Shappi Khorsandi | “Touring the country has made me realise why Londoners are so unfriendly”

  • By Shappi Khorsandi 

Shappi Khorsandi | Unfriendly London

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Touring the country has made me realise why Londoners are unfriendly and Scottish Highlanders like to chat.


I learned this in the chemist when I was forced to listen to a 10-minute conversation about a cocker spaniel’s mental health problems.


Sing along if you know this one: “Maybe it’s because I’m a Londoner, that eye contact is tough. And maybe it’s because I’m a Londoner, that I’ll shove past ya in a mighty huff!” You get the picture.


Londoners have a reputation for being unfriendly and impatient. Just the other day, a young woman sitting in a “priority seat” on the tube train I was travelling on was gently asked by a heavy pregnant woman to give it up. She refused.


“It’s not my fault you’re pregnant!” she declared, kissing goodbye to a Pride of Britain award nomination. “You chose to get pregnant. Why should I give you my seat?”


Had it been me needing the seat, I would have sat on her, but the pregnant lady seemed better-mannered than me. Perhaps she was an immigrant to London from Cornwall.


After some kerfuffle and raised voices, a City suit stood up and mumbled an offering of his seat to the mum-to-be. Little Miss Sunshine in the priority seat scowled at this audacious kindness. She had made it perfectly clear that pregnant women should be made to travel on the roof.


I doubt she would have behaved that way in a part of the country where it was likely that she’d bump into anyone on that carriage again. London’s vast and often transient community makes it an easy place be an unreasonable bastard.


The life of a stand-up comic has given me the great good fortune of constantly travelling the length and breadth of the United Kingdom.


I’ve performed in the big cities and the remote countryside. Places where, when you ask folk for directions, they don’t just point the way – they walk you there. I need at least a week to shake off London for this to not feel like the mother of awkward.


The Midlands are among the best for engaging a stranger in a chat. Don’t let the downbeat accent fool you – Birmingham folk, I’ve found, are the most confident natterers.


I am currently on the Hebridean leg of my standup tour. I’m writing this in Stornaway on the Isle of Lewis where I performed last night in a cafe in the woods. In the Highlands, you are forced to relax and shelve your self-important “I’m just so busy” London ways for a while.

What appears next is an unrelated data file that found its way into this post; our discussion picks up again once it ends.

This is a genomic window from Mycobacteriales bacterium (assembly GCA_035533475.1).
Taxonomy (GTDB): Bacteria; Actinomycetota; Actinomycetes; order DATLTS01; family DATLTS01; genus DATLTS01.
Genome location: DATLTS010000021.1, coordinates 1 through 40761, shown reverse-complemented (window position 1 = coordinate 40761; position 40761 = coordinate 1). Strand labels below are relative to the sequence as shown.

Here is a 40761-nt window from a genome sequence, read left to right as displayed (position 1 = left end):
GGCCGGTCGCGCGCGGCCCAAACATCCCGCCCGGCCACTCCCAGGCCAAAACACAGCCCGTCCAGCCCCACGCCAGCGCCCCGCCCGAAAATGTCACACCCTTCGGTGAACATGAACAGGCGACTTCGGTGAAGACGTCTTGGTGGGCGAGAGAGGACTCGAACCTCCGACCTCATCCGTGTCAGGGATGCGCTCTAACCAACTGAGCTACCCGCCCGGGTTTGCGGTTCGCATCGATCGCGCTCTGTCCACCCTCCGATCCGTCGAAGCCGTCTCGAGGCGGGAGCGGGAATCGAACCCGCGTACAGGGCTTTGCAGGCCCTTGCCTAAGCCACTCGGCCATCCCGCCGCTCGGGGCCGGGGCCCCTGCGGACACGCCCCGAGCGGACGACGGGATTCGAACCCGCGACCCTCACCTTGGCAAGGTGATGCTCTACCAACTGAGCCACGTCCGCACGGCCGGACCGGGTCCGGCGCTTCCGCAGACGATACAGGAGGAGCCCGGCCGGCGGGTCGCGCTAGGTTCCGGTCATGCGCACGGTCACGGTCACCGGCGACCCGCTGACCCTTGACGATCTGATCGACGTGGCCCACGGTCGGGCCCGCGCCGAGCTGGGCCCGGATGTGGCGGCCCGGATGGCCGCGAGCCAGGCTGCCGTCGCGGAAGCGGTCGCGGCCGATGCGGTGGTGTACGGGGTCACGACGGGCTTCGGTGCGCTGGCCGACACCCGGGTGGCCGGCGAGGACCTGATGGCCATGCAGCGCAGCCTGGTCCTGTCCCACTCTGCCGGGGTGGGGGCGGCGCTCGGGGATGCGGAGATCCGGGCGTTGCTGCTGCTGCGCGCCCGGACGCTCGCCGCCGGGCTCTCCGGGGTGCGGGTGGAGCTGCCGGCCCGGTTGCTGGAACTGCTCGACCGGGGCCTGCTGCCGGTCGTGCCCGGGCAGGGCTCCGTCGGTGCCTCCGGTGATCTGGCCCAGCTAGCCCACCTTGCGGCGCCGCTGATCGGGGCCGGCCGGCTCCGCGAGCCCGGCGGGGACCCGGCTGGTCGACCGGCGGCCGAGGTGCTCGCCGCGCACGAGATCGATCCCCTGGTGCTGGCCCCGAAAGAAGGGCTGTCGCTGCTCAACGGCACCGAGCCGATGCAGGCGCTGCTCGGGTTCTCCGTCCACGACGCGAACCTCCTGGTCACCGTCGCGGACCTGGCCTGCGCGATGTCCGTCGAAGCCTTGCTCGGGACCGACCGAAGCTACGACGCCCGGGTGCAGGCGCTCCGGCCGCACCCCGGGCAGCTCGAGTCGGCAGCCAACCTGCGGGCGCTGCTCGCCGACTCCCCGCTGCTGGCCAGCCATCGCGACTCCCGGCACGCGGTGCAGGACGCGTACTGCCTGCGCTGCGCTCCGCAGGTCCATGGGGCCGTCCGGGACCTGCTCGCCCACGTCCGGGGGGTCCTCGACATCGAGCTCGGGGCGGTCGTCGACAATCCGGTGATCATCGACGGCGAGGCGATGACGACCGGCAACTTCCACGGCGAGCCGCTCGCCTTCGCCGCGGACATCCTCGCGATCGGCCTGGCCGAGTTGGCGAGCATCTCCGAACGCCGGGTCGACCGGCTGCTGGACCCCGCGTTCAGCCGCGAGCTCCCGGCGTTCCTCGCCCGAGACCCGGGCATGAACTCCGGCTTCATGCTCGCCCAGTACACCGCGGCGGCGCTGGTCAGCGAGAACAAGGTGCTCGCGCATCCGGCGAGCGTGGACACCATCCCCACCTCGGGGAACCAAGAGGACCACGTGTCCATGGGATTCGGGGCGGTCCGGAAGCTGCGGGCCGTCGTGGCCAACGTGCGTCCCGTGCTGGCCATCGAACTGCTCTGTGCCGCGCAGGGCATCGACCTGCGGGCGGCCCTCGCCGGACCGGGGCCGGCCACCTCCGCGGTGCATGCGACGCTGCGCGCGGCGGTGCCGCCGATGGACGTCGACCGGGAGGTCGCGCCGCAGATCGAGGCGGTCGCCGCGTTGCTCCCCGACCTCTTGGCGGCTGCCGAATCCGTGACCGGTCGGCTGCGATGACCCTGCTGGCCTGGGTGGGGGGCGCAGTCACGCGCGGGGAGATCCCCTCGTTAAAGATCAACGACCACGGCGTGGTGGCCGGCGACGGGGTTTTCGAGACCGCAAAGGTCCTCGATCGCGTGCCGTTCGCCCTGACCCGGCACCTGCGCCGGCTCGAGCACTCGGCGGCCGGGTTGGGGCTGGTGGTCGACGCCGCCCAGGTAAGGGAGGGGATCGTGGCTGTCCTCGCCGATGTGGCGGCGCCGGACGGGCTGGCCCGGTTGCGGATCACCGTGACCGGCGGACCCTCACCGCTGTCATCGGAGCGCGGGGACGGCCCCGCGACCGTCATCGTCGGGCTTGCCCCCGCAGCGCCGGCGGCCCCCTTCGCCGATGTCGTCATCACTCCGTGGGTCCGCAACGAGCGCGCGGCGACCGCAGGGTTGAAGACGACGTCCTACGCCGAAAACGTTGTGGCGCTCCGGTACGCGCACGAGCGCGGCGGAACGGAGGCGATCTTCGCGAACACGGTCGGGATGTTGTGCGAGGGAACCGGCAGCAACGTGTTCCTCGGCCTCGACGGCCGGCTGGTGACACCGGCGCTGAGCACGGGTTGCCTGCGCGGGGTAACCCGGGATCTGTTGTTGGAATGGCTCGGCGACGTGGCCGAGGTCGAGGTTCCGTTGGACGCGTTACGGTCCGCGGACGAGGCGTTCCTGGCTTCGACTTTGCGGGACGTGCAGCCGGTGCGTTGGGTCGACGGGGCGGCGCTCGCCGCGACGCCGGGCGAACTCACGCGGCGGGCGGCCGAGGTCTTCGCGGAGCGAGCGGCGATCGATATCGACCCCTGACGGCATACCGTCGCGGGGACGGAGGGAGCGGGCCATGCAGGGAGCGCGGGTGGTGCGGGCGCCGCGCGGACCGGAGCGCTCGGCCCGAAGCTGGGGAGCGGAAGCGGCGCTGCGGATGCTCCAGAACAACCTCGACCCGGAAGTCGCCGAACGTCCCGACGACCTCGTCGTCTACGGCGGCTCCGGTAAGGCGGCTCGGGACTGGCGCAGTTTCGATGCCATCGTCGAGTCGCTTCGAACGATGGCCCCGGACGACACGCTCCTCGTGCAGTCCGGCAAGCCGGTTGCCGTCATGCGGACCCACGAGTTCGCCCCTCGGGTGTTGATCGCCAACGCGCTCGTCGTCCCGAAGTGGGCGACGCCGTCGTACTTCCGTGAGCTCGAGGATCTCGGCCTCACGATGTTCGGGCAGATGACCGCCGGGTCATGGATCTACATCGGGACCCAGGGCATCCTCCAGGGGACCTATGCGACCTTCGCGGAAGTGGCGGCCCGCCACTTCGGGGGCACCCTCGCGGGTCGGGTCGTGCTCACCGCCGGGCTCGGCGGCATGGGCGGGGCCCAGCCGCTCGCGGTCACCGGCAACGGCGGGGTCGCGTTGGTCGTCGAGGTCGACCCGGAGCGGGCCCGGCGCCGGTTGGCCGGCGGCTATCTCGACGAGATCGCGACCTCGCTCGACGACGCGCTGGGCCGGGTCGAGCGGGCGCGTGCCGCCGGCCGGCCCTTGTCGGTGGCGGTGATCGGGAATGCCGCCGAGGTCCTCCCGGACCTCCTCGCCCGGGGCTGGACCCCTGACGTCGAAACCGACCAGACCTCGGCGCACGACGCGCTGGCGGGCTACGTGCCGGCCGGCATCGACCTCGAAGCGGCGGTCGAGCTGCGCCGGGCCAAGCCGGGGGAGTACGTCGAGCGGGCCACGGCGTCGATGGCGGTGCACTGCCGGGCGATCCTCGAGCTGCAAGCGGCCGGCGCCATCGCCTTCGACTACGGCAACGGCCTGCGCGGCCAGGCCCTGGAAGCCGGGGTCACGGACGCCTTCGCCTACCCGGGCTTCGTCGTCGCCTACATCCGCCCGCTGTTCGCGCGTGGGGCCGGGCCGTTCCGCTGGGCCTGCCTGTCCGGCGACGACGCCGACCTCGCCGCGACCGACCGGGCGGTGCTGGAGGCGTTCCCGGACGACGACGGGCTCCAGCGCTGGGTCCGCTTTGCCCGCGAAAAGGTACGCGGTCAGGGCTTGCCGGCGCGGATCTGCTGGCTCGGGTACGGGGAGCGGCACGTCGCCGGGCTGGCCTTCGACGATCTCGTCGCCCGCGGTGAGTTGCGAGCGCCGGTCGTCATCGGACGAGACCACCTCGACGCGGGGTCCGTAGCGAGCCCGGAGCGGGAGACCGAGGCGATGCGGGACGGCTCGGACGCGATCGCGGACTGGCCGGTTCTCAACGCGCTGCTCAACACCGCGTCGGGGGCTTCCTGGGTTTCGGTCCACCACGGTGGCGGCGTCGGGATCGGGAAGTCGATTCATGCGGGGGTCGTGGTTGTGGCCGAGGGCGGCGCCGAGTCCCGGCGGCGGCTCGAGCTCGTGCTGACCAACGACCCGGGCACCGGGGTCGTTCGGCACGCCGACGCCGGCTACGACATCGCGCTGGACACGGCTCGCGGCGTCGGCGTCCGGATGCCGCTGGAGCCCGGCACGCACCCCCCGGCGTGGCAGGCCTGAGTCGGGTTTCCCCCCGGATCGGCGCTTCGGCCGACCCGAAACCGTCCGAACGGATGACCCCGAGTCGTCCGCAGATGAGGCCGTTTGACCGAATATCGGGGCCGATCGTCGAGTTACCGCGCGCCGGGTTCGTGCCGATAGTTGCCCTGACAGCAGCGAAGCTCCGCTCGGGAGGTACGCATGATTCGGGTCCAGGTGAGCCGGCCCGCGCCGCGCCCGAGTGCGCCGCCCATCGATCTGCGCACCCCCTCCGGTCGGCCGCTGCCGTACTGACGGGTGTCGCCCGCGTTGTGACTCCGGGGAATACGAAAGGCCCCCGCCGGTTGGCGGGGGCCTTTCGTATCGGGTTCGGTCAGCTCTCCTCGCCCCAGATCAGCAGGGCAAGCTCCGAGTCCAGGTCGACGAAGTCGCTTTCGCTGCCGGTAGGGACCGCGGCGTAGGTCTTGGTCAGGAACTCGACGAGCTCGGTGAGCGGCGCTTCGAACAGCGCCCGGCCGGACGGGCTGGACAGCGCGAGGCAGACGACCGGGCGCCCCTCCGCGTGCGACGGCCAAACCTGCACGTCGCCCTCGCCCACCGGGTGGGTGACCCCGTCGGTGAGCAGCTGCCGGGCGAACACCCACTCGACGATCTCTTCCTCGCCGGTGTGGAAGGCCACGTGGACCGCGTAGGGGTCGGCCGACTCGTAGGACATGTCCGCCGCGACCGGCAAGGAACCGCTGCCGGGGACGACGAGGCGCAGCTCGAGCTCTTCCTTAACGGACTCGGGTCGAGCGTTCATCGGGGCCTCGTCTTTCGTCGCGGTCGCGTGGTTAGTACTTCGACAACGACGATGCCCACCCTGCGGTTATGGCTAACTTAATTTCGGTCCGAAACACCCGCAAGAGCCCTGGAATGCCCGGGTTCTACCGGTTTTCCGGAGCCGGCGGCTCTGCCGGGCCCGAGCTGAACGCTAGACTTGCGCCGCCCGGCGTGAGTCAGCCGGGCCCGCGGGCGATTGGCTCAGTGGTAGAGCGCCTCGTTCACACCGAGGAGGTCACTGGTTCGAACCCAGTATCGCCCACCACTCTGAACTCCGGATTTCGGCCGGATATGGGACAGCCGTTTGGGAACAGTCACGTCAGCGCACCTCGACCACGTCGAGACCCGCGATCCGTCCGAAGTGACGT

The mountains put you in your place before the locals have a chance to.


The scenery up here reminds you what a puny bit of carbon you really are and you had better be nice because no one cares or has time for any uppity “me me me!” nonsense.


I learned this in the chemist when I was forced to listen to a 10-minute conversation about a cocker spaniel’s mental health problems before the lady at the counter finally rang through my piles cream.


I was then drawn into a jolly discussion about the agony of piles with utter strangers.


Loneliness is a big danger in London. For all its bustle and crowds and the abundance of things to do, if you are new to an area, how do you get mates?


It’s all right for children – they can bond in the park over something they’ve found. If I went up to a friendly-looking woman in the street and said, “Look at my stick! Do you want to hold it?” I doubt she’d be keen to come for cocktails.


Teenagers and party animals naturally find each other. But what do other people do?


I spent too long locked in lonely anxiety in my younger days to have any time for it now. I moved into a new area when I was a single, pregnant mum.


Myself, my five-year-old and my bump moved into to a new house, away from the nest of friends I had previously made. Before I’d unpacked, I marched to my neighbours’ houses on either side and the two opposite me and introduced myself.


Within days, my nextdoor neighbour on the left was deadheading roses for me and removing dead mice from under my garden furniture.


We look out for each other on our street. Our road is narrow and cars are parked on either side. If you have to get out of a taxi or are having the Tibetan prayer wheels you ordered online when tipsy delivered, It’s likely you will hold up traffic for a moment or two. Woe betide you if you beep at us to hurry.


The woman who beeped at my elderly neighbour to hurry out of her taxi one night was not expecting an army of us running out in our PJs to get all “London” on her.


London may never be like the Outer Hebrides but if we knock on doors, say hello and get our arses off seats a little quicker for others, we may become, at the very least, more Brummie.

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Shappi Khorsandi is a British-Iranian comedian and daughter of Iranian poet, Hadi Khorsandi.

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